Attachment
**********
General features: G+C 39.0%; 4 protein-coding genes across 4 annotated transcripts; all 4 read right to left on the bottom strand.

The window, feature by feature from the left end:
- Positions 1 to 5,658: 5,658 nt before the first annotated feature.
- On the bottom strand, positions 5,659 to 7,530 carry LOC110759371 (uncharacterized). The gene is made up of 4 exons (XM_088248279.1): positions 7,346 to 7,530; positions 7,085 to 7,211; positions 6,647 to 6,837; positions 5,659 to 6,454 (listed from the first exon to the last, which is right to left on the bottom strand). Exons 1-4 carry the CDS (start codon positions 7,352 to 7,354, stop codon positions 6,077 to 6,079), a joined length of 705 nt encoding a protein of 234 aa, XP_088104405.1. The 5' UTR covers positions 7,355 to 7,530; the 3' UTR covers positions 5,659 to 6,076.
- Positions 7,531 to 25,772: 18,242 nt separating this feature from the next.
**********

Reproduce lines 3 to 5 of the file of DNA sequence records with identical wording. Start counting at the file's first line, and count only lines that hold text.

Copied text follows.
- Positions 1 to 5,658: 5,658 nt before the first annotated feature.
- On the bottom strand, positions 5,659 to 7,530 carry LOC110759371 (uncharacterized). The gene is made up of 4 exons (XM_088248279.1): positions 7,346 to 7,530; positions 7,085 to 7,211; positions 6,647 to 6,837; positions 5,659 to 6,454 (listed from the first exon to the last, which is right to left on the bottom strand). Exons 1-4 carry the CDS (start codon positions 7,352 to 7,354, stop codon positions 6,077 to 6,079), a joined length of 705 nt encoding a protein of 234 aa, XP_088104405.1. The 5' UTR covers positions 7,355 to 7,530; the 3' UTR covers positions 5,659 to 6,076.
- Positions 7,531 to 25,772: 18,242 nt separating this feature from the next.